On Monday, July 27, the Pasadena City Council unanimously voted to place the Pasadena City Services Protection Measure on the November 3, 2020 ballot. The measure, calling for a charter amendment, must be approved by a majority of Pasadena voters to maintain the longstanding Light & Power Fund transfer to the General Fund that pays for services including 911 emergency response, fire, paramedics, and programs for the public health of our community.
Currently, the Pasadena Light & Power Fund transfer provisions of the Pasadena City Charter are being challenged in court on whether the portion of the electric rates used is considered a tax and has met the requirements of voter approval that are called for in Proposition 218 and Proposition 26, despite having previously gone to and been passed by voters a combined total of seven times since the 1930s.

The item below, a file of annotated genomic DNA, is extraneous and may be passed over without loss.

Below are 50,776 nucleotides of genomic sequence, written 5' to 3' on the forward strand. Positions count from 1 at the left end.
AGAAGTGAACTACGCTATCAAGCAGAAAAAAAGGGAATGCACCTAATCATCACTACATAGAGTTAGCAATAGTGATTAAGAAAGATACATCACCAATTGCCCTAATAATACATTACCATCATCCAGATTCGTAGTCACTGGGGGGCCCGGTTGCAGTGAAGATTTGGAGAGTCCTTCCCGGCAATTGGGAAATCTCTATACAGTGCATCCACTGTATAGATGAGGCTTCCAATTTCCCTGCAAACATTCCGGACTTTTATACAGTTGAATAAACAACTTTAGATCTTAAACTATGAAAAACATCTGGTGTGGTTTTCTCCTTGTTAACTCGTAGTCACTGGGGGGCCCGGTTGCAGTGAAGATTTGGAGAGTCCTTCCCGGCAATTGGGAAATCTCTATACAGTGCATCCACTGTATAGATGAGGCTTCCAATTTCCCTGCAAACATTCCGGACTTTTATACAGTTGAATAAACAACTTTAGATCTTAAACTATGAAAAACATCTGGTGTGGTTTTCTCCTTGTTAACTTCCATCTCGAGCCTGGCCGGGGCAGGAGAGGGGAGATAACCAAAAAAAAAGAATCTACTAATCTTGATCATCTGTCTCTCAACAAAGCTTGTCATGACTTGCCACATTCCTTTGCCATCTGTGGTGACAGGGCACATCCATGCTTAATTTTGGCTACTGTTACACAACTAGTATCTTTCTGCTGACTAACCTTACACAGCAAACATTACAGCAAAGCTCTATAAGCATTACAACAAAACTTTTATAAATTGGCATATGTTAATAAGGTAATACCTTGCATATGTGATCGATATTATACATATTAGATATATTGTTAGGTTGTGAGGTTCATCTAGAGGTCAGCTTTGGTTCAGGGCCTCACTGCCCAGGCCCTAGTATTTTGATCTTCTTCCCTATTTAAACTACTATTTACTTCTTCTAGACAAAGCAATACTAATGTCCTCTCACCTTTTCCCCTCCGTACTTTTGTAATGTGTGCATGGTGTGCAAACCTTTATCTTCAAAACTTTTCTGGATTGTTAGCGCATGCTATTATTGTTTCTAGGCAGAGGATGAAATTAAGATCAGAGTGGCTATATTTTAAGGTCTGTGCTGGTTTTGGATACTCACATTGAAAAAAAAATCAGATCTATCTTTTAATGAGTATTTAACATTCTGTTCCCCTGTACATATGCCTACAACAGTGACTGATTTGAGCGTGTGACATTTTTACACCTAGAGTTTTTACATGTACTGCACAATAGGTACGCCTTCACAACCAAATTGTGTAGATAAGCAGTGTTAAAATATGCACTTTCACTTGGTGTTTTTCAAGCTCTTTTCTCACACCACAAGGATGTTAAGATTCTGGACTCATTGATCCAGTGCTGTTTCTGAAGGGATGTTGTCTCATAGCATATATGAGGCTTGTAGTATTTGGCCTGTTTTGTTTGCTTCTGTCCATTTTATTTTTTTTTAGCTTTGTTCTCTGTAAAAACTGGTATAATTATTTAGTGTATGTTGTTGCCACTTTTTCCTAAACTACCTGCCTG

As a full-service city, Pasadena relies on dependable, locally generated funds to effectively deliver quality City services to its residents, despite unforeseen emergencies and natural disasters. The City of Pasadena has experienced a $30 million loss due to the COVID-19 pandemic. Despite those losses in revenue, the City used reserve funds, deferred infrastructure projects, and implemented other cost saving measures to maintain its current emergency response to the pandemic, public health programs, and critical services benefiting Pasadena residents and businesses during this unprecedented crisis.
If the Pasadena City Services Protection Measure does not pass, the loss of approximately $18 million annually from the Light & Power Fund transfer will result in significant reductions. The reductions would impact emergency 911 response; fire, paramedic, public health, and senior services; homeless programs; street repairs; and the ability to maintain clean, healthy, and safe neighborhoods.
The Pasadena City Services Protection Measure is not a new tax, it does not raise taxes, and it does not raise utility rates—the charter amendment is meant to simply protect current funding levels that provide the services residents receive today.
If approved by a majority of Pasadena voters, the measure will also require annual independent audits with public disclosure, reduce and limit the Light & Power Fund transfer to not more than 12 percent, previously as much as 16 percent; and will be under local control with monies spent benefiting Pasadena residents and businesses.